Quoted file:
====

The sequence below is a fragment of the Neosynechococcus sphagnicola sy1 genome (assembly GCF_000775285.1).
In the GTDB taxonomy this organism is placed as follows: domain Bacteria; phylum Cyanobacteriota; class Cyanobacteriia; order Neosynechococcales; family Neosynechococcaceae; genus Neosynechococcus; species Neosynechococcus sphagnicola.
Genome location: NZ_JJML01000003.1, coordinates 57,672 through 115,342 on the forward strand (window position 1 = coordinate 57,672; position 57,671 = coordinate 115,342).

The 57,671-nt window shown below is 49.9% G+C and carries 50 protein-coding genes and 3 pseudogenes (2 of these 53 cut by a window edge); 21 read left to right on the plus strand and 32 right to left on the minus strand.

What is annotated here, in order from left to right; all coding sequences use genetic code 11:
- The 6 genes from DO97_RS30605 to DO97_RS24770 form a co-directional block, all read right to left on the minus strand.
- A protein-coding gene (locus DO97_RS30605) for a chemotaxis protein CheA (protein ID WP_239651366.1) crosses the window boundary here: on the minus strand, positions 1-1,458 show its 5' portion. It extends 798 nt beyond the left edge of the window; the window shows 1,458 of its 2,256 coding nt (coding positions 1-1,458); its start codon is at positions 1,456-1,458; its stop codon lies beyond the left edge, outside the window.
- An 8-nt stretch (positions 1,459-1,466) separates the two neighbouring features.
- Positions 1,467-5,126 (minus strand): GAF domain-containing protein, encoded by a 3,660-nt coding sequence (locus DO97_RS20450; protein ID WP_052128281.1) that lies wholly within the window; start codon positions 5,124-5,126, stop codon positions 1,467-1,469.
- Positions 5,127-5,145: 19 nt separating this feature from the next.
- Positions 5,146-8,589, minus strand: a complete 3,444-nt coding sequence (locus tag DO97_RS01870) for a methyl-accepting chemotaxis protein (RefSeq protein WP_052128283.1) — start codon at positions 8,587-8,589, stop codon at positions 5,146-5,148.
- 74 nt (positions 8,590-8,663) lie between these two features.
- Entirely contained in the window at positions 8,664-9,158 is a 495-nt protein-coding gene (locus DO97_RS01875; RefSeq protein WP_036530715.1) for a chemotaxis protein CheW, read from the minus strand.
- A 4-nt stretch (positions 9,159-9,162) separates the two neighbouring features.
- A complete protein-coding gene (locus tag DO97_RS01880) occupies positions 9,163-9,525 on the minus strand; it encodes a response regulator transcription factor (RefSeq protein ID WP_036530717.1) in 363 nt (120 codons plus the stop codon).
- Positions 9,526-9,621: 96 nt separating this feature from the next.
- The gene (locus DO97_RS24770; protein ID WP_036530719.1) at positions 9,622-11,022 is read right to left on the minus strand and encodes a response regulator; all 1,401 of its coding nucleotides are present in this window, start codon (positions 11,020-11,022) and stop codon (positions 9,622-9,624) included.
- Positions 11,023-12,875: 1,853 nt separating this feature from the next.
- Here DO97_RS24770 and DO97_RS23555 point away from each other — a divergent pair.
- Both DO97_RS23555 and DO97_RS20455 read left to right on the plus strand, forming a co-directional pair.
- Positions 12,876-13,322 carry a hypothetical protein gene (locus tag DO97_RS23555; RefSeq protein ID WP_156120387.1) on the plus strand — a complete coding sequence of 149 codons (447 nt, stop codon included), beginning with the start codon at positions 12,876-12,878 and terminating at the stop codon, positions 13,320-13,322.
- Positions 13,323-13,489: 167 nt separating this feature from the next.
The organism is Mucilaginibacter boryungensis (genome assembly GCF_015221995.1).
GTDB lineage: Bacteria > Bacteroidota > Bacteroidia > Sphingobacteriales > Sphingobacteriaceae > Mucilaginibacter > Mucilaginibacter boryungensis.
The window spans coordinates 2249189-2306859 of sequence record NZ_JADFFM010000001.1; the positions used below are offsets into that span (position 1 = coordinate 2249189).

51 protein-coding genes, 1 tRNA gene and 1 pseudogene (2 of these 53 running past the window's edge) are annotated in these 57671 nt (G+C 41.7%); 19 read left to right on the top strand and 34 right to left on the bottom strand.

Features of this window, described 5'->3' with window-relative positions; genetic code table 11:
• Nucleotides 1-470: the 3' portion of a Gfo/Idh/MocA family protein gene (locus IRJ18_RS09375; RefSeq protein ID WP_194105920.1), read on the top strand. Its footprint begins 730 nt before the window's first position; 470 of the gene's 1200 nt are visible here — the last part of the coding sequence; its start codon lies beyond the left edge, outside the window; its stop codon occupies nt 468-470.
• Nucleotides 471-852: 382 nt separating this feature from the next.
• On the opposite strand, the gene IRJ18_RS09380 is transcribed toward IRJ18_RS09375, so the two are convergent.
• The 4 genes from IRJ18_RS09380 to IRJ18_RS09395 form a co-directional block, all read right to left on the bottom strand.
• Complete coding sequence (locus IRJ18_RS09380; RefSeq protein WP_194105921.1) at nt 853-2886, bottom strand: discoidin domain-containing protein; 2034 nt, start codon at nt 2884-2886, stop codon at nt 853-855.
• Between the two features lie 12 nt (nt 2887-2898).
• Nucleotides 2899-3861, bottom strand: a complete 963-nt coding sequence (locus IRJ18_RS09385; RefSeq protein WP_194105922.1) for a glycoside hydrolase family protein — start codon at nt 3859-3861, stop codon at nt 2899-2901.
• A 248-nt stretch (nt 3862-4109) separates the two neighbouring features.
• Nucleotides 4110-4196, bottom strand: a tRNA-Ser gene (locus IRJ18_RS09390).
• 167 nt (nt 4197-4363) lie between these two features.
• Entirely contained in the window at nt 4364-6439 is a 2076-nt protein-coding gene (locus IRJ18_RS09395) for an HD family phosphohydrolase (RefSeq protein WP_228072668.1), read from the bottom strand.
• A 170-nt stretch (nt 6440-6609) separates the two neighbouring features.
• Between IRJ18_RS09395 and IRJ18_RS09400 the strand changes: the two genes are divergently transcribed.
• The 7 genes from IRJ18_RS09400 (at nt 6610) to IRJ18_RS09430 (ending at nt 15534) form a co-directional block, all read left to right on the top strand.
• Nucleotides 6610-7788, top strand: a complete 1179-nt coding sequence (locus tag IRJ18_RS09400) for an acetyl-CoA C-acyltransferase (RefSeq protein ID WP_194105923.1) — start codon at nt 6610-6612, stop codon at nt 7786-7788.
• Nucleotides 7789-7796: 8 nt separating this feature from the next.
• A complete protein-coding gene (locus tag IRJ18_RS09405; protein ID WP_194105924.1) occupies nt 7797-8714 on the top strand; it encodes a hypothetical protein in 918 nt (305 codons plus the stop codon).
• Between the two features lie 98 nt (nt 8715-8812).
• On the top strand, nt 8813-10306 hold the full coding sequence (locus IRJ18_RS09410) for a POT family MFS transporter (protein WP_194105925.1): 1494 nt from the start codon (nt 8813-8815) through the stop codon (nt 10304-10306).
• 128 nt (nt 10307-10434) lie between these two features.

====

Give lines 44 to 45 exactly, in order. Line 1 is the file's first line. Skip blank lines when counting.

• A complete protein-coding gene (locus tag IRJ18_RS09405; protein ID WP_194105924.1) occupies nt 7797-8714 on the top strand; it encodes a hypothetical protein in 918 nt (305 codons plus the stop codon).
• Between the two features lie 98 nt (nt 8715-8812).